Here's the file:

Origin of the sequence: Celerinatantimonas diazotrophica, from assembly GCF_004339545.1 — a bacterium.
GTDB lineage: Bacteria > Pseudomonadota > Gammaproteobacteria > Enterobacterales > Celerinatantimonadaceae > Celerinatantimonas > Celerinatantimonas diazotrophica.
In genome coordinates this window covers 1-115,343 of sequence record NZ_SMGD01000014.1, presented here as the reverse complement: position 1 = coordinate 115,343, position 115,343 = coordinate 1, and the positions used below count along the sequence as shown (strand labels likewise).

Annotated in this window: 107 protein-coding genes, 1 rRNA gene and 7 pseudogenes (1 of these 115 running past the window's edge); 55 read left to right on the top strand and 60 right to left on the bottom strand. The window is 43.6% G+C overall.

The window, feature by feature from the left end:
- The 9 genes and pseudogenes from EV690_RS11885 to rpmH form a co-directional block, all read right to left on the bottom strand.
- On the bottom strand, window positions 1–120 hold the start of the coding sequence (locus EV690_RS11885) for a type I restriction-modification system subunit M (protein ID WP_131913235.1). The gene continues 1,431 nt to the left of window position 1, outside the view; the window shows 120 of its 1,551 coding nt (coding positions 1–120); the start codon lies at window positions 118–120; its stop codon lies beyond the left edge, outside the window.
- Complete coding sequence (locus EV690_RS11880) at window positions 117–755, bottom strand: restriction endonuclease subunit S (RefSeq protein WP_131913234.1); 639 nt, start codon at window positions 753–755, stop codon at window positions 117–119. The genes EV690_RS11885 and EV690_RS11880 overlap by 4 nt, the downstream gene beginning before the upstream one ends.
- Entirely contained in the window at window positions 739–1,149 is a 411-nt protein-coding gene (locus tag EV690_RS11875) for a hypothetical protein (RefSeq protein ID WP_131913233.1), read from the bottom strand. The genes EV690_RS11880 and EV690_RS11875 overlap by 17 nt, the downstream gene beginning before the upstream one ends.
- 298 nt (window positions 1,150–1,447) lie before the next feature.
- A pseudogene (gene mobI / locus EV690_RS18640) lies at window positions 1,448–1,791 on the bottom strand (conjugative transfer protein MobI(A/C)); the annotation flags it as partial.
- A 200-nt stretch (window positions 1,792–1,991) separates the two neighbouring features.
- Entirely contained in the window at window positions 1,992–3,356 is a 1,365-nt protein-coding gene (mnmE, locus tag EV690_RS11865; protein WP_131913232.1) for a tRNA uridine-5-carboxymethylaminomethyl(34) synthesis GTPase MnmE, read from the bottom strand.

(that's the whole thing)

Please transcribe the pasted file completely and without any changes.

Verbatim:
Origin of the sequence: Celerinatantimonas diazotrophica, from assembly GCF_004339545.1 — a bacterium.
GTDB lineage: Bacteria > Pseudomonadota > Gammaproteobacteria > Enterobacterales > Celerinatantimonadaceae > Celerinatantimonas > Celerinatantimonas diazotrophica.
In genome coordinates this window covers 1-115,343 of sequence record NZ_SMGD01000014.1, presented here as the reverse complement: position 1 = coordinate 115,343, position 115,343 = coordinate 1, and the positions used below count along the sequence as shown (strand labels likewise).

Annotated in this window: 107 protein-coding genes, 1 rRNA gene and 7 pseudogenes (1 of these 115 running past the window's edge); 55 read left to right on the top strand and 60 right to left on the bottom strand. The window is 43.6% G+C overall.

The window, feature by feature from the left end:
- The 9 genes and pseudogenes from EV690_RS11885 to rpmH form a co-directional block, all read right to left on the bottom strand.
- On the bottom strand, window positions 1–120 hold the start of the coding sequence (locus EV690_RS11885) for a type I restriction-modification system subunit M (protein ID WP_131913235.1). The gene continues 1,431 nt to the left of window position 1, outside the view; the window shows 120 of its 1,551 coding nt (coding positions 1–120); the start codon lies at window positions 118–120; its stop codon lies beyond the left edge, outside the window.
- Complete coding sequence (locus EV690_RS11880) at window positions 117–755, bottom strand: restriction endonuclease subunit S (RefSeq protein WP_131913234.1); 639 nt, start codon at window positions 753–755, stop codon at window positions 117–119. The genes EV690_RS11885 and EV690_RS11880 overlap by 4 nt, the downstream gene beginning before the upstream one ends.
- Entirely contained in the window at window positions 739–1,149 is a 411-nt protein-coding gene (locus tag EV690_RS11875) for a hypothetical protein (RefSeq protein ID WP_131913233.1), read from the bottom strand. The genes EV690_RS11880 and EV690_RS11875 overlap by 17 nt, the downstream gene beginning before the upstream one ends.
- 298 nt (window positions 1,150–1,447) lie before the next feature.
- A pseudogene (gene mobI / locus EV690_RS18640) lies at window positions 1,448–1,791 on the bottom strand (conjugative transfer protein MobI(A/C)); the annotation flags it as partial.
- A 200-nt stretch (window positions 1,792–1,991) separates the two neighbouring features.
- Entirely contained in the window at window positions 1,992–3,356 is a 1,365-nt protein-coding gene (mnmE, locus tag EV690_RS11865; protein WP_131913232.1) for a tRNA uridine-5-carboxymethylaminomethyl(34) synthesis GTPase MnmE, read from the bottom strand.